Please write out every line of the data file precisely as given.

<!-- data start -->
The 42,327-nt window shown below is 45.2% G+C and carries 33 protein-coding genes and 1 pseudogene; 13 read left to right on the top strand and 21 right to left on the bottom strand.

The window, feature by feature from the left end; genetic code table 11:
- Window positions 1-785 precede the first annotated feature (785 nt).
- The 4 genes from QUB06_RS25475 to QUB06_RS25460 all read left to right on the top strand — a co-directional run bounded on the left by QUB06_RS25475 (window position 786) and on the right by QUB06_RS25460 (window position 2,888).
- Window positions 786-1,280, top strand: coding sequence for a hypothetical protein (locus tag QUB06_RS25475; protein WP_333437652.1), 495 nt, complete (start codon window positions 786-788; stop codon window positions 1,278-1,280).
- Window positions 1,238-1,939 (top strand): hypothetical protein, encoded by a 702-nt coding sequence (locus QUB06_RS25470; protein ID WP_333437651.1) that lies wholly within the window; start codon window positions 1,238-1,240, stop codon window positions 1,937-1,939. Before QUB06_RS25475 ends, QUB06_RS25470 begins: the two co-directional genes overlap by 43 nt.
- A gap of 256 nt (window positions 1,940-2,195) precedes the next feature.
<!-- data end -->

The 42,327-nt window shown below is 45.2% G+C and carries 33 protein-coding genes and 1 pseudogene; 13 read left to right on the top strand and 21 right to left on the bottom strand.

The window, feature by feature from the left end; genetic code table 11:
- Window positions 1-785 precede the first annotated feature (785 nt).
- The 4 genes from QUB06_RS25475 to QUB06_RS25460 all read left to right on the top strand — a co-directional run bounded on the left by QUB06_RS25475 (window position 786) and on the right by QUB06_RS25460 (window position 2,888).
- Window positions 786-1,280, top strand: coding sequence for a hypothetical protein (locus tag QUB06_RS25475; protein WP_333437652.1), 495 nt, complete (start codon window positions 786-788; stop codon window positions 1,278-1,280).
- Window positions 1,238-1,939 (top strand): hypothetical protein, encoded by a 702-nt coding sequence (locus QUB06_RS25470; protein ID WP_333437651.1) that lies wholly within the window; start codon window positions 1,238-1,240, stop codon window positions 1,937-1,939. Before QUB06_RS25475 ends, QUB06_RS25470 begins: the two co-directional genes overlap by 43 nt.
- A gap of 256 nt (window positions 1,940-2,195) precedes the next feature.